Mr. Speaker, I will be sharing my time this morning with the hon. member for Abitibi.
Mr. Speaker, thank you for giving me the opportunity to speak on Bill C-24. I regret that this government has been forced to legislate an end to this postal strike which started two weeks ago, but it is time. The circumstances are right. It is appropriate and I ask all members of the House to join today to support this legislation.
Last weekend when I went back to my riding, I was stopped time and time again by individuals, small business owners and volunteers at the local church, who said to me “Please, it is time now, it is time. We believe in the collective bargaining process but it is time. We need your help”.
In Canada we are fortunate to have an excellent system of labour management relations. A majority of disputes are resolved without a strike or lockout. The system does work. The government has repeatedly said that it would allow the collective bargaining process to run its course. Despite the appointment of a mediator and every effort to support a negotiated settlement, a settlement could not be reached.
For whatever reason, the parties have been either unable or unwilling to make difficult decisions needed to resolve the dispute. The Minister of Labour has been advised by one of the country's top mediators that the parties have become deadlocked and that it is unlikely that an agreement can be reached. We cannot ignore this advice from the mediator. With the advice from the mediator and under the minister's leadership, the government has been left with no other choice but to introduce legislation and resolve this matter.
I believe that both parties have tried to negotiate a settlement to the best of their abilities. We can no longer wait. Yes, small business has been affected. Unfortunately, small business relies very much on the mail, but small businesses continue to pay their employees. At times cash flow is very tight for the small business. As we know, small business is the engine of our economy, it runs our economy. We must now extend our hand to help it.
I want to speak with respect to the concern of the hon. member from the opposition about charities and his allegation that we as the government have not cared about charities. It is because the government is concerned about the well-being of the nation's charities that we are asking the House to join and pass this legislation and resume the postal service. We have been monitoring on a daily, weekly and monthly basis the amount of hardship that has been faced by the charitable sector. This postal situation has hurt charities in four ways. I am going to share those concerns of the charities with the member.
Charities are reluctant to mail and consumers are reluctant to respond. Charities may now have to lay off operational staff due to declining work. The most important giving season, the Christmas season, is now in jeopardy. The shortfall in revenues will have direct impact on charities' abilities to provide programs and services. We are aware. We are aware of what their needs are. Therefore being aware, it is time for us to legislate.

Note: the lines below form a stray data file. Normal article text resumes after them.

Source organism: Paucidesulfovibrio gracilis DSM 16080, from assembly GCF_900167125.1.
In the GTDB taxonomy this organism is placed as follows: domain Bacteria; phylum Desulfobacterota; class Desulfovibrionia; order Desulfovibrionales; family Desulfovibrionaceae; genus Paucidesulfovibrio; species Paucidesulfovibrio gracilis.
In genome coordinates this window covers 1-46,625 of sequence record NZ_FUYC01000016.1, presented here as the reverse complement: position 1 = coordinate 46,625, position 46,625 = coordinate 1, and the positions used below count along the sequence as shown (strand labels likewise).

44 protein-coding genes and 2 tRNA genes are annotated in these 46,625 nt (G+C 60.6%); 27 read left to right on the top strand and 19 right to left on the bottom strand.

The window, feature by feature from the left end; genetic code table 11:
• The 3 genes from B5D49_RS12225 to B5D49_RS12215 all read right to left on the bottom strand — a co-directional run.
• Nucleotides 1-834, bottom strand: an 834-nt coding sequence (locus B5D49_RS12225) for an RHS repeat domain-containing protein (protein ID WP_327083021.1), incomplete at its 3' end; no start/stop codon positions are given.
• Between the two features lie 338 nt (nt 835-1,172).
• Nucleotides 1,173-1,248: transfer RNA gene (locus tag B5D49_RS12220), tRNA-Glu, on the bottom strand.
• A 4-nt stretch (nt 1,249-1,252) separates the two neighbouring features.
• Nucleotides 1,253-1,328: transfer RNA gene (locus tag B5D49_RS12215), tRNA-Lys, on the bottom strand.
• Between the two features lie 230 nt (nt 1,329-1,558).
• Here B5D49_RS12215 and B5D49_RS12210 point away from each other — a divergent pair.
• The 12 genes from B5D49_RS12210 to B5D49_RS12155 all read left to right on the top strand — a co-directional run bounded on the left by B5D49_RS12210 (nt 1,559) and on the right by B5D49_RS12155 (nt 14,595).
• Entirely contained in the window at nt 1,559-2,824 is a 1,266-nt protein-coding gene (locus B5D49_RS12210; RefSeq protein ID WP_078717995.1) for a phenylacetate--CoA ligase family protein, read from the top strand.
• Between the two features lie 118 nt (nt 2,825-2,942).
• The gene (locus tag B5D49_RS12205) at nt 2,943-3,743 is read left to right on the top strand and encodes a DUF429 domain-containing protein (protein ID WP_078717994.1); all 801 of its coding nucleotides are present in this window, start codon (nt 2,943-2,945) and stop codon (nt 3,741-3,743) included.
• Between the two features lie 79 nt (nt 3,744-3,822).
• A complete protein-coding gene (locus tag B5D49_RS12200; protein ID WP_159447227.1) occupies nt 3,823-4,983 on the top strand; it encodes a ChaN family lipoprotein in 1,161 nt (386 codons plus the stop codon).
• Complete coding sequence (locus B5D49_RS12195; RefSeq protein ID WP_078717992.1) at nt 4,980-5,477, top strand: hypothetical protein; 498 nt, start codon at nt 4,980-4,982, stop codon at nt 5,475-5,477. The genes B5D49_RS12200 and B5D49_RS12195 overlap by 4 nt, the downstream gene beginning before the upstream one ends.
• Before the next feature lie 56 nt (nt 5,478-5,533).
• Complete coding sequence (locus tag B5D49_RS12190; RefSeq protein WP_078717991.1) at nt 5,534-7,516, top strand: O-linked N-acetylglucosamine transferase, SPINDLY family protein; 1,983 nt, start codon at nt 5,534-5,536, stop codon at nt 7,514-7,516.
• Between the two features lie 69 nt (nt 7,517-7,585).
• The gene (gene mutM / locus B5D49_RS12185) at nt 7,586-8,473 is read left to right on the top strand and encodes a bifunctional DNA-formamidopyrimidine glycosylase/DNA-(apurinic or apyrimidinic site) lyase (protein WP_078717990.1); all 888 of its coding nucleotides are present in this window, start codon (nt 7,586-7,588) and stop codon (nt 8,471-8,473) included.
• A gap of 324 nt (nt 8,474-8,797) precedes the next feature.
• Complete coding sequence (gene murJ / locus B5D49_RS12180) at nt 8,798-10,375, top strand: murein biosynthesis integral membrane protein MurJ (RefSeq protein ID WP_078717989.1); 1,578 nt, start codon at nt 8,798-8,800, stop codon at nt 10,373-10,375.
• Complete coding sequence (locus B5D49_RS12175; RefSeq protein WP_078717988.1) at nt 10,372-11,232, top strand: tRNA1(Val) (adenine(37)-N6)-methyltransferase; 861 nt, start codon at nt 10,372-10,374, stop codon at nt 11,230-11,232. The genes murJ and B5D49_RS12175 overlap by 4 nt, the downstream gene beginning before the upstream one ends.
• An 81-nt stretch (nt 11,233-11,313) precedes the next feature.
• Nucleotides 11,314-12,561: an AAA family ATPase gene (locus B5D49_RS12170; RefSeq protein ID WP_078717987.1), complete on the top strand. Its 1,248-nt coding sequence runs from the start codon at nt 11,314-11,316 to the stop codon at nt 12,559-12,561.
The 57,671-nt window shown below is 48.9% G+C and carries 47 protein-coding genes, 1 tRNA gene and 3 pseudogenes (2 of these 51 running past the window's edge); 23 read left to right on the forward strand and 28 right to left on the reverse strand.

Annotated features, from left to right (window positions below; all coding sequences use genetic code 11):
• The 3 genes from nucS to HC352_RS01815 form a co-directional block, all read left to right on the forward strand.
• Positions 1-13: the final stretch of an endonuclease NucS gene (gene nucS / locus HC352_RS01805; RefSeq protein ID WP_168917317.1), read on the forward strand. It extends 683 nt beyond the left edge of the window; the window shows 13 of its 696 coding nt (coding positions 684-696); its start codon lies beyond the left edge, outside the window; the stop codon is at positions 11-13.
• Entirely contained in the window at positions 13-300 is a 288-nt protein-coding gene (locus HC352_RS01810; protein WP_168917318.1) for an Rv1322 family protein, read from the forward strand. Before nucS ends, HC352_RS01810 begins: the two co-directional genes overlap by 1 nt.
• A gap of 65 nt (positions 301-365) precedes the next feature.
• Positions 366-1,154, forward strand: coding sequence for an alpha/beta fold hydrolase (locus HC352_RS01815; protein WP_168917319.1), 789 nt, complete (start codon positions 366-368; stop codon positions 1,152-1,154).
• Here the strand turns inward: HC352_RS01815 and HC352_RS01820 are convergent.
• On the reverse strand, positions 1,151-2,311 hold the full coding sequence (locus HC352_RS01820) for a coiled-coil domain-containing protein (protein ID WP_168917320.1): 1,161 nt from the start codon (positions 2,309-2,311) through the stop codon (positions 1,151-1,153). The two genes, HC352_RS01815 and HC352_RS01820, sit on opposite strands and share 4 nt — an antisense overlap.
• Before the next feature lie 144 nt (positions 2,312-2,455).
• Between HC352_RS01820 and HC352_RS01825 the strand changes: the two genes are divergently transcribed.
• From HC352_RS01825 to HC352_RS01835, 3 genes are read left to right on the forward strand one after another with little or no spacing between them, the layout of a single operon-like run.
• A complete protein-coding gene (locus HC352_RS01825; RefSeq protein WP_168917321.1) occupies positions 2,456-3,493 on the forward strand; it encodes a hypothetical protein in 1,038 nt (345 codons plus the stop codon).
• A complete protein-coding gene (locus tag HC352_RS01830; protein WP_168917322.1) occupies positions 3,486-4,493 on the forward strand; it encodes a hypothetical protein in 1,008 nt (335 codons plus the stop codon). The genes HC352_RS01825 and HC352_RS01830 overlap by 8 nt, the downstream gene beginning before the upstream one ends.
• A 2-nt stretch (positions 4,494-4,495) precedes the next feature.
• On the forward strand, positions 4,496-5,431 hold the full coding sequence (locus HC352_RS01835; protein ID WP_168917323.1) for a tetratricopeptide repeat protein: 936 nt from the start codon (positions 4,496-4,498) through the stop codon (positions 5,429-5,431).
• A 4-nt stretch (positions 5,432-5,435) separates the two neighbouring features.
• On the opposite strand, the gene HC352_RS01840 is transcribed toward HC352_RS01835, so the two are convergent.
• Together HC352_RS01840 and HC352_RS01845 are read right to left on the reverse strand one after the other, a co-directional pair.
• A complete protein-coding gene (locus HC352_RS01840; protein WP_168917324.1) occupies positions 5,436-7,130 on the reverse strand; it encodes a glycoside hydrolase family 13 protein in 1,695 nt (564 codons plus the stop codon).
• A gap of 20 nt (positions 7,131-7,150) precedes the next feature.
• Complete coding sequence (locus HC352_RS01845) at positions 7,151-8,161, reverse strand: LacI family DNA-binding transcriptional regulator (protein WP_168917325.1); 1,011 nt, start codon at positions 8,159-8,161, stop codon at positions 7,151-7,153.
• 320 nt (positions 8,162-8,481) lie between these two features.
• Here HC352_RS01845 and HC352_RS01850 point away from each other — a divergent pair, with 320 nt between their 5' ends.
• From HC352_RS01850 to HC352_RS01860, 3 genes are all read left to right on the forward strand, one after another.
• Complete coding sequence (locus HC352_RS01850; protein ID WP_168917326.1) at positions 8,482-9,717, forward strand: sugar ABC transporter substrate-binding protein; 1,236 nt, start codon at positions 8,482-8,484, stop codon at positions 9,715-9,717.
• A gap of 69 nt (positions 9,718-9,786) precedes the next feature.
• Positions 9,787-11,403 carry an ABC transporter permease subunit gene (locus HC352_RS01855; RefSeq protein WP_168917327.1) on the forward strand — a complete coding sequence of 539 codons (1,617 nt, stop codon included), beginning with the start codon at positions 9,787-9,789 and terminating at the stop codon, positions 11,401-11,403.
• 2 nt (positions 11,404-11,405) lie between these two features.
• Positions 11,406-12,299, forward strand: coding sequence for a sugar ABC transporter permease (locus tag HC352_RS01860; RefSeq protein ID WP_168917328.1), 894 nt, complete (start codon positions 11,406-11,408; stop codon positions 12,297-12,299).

Again with respect to charities, the impact of the initial build-up and uncertainty about the postal situation has hurt a number of organizations. Some funds, diminished though they were, flowed into charities during the lead-up to the current situation. Cash flow for a number of organizations which are heavily dependent on direct mail revenues have now completely stopped. To put this in perspective, I know of several organizations that receive 90% or more of their fund raising revenues through the mail. The current postal disruption means that there is no need for gift processors or volunteers. Some organizations are now faced with laying off their processing staff.
Given that the Christmas season is now upon us, the anticipated revenues that are so vital to so many organizations are now in jeopardy. Fund-raising goals based on the needs of organizations are likewise in jeopardy.
I know of an organization in my riding that after a successful year prior to this strike is now looking at a 15% shortfall in revenues. There is no fat to trim in this organization. This shortfall will mean that it cannot sustain the same charitable activities in which it has been engaged.
Over the last 10 days articles have been appearing in a Toronto newspaper regarding the important and vital role played by our charities. I urge members again, in light of what the charities do for Canada and the people of Canada, it is now time to legislate back to work.
While most of us may not recognize it, charities also face a new threat once the postal strike comes to an end. These charities will be competing with each other with an intensity few have experienced within a compressed timeframe. Every organization that has delayed its mailing and every organization that has already postponed its mailing is going to be out there asking Canadians to help support them.
The charities are losing $10 million a day. It is important now that we put postal workers back to work.
I would like to say to the hon. member from the opposition that instead of bemoaning the fact that the government has done nothing and does not care about charities, I would urge him to not only vote for the legislation but to stand in the House the following day and speak to all Canadians. Tell them just how important those charities are. Ask them to look for their mail and to give more than they have given before and be responsible in that way. I will be doing that.
I regret that we have had to do this. I believe in the collective bargaining system. However, my constituents want the postal workers returned to work. I care and the government cares about those individuals and the charities. I would ask all members of the House to please vote for the legislation.